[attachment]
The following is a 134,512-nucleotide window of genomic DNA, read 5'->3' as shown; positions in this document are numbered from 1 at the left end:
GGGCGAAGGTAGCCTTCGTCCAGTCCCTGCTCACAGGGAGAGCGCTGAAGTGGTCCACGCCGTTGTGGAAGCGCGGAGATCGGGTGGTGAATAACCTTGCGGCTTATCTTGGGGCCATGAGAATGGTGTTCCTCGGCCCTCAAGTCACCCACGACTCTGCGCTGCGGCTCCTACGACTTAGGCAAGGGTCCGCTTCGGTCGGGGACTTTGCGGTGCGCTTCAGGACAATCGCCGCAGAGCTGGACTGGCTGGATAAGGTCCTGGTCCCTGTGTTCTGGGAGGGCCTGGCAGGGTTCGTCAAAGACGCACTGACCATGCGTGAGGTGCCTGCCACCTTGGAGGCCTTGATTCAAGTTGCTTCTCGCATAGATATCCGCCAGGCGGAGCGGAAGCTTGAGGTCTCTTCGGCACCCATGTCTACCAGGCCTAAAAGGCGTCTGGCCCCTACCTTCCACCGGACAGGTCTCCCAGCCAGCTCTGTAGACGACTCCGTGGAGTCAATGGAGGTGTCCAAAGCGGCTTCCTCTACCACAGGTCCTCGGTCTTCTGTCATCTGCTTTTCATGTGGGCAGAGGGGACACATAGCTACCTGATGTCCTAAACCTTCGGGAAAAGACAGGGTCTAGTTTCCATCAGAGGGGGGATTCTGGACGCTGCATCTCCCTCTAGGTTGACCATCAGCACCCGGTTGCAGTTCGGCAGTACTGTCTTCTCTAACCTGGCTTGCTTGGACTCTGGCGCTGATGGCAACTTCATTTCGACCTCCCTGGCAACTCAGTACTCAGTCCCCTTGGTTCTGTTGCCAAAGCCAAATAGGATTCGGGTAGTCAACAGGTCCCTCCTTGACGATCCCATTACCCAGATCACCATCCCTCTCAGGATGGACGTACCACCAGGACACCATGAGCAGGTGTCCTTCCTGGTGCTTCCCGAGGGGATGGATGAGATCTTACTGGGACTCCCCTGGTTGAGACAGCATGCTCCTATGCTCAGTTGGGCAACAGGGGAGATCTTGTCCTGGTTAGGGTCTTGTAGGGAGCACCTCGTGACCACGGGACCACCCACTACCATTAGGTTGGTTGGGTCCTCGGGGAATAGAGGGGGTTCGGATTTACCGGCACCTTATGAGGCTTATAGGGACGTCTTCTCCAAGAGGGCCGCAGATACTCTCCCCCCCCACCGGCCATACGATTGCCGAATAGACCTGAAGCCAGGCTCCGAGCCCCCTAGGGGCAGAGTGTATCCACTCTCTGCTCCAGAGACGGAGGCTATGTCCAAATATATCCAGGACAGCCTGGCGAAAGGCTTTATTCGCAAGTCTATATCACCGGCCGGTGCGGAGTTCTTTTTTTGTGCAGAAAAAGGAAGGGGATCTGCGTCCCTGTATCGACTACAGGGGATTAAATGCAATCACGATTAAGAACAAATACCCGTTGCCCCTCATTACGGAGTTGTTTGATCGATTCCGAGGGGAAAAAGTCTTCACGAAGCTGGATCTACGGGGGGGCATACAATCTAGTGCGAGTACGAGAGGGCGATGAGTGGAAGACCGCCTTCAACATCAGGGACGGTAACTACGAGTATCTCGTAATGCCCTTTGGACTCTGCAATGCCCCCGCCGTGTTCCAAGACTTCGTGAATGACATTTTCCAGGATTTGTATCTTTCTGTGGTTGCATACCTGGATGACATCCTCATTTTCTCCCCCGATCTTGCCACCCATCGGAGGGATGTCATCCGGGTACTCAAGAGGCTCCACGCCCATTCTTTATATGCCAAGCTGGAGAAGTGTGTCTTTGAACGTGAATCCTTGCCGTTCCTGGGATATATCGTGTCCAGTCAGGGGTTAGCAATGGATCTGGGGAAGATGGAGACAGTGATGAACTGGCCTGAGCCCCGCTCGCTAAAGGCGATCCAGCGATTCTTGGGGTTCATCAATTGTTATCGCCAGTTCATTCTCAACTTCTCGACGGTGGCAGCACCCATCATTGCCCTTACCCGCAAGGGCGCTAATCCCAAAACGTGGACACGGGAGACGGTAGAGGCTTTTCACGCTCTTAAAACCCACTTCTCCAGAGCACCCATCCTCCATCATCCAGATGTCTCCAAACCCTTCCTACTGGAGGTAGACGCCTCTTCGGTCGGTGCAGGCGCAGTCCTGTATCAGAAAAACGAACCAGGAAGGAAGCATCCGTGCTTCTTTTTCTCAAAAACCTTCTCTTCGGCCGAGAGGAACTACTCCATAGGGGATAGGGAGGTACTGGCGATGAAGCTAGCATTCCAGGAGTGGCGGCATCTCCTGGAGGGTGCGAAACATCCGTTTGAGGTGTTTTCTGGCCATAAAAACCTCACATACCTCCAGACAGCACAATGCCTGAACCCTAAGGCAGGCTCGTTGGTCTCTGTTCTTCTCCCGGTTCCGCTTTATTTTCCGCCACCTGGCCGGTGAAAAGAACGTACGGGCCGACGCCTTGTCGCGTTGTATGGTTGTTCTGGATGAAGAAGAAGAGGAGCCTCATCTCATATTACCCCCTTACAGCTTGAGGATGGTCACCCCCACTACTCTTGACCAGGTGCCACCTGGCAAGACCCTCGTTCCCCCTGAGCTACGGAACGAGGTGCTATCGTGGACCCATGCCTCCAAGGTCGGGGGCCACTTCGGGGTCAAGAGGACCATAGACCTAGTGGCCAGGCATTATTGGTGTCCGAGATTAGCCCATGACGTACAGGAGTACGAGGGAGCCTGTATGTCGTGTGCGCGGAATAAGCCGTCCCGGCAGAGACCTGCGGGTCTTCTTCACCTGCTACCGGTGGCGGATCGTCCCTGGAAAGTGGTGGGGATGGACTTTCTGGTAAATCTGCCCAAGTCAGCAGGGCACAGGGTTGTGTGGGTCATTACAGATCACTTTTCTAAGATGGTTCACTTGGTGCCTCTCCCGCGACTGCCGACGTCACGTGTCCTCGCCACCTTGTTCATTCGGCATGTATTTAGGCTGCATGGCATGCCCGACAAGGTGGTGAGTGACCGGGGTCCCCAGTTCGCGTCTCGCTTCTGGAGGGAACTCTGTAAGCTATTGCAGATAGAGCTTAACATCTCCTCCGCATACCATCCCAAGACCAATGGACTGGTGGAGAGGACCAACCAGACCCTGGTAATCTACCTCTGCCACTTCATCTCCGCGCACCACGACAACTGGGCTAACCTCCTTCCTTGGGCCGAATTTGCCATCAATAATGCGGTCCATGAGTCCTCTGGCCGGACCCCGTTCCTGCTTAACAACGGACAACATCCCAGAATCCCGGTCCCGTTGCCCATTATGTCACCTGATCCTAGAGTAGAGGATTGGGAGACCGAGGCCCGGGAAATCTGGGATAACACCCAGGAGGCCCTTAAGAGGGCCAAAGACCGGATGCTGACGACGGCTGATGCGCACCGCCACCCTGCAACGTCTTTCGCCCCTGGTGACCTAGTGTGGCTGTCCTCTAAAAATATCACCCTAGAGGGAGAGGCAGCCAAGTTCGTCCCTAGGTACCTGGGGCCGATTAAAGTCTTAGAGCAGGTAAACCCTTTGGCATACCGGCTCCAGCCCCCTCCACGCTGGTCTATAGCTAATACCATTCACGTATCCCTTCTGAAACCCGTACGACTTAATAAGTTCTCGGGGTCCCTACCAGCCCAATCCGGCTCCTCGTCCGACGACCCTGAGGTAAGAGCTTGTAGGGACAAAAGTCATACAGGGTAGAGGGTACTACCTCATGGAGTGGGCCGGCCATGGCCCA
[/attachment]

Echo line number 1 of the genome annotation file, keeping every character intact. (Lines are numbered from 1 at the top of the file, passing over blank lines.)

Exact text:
The following is a 134,512-nucleotide window of genomic DNA, read 5'->3' as shown; positions in this document are numbered from 1 at the left end: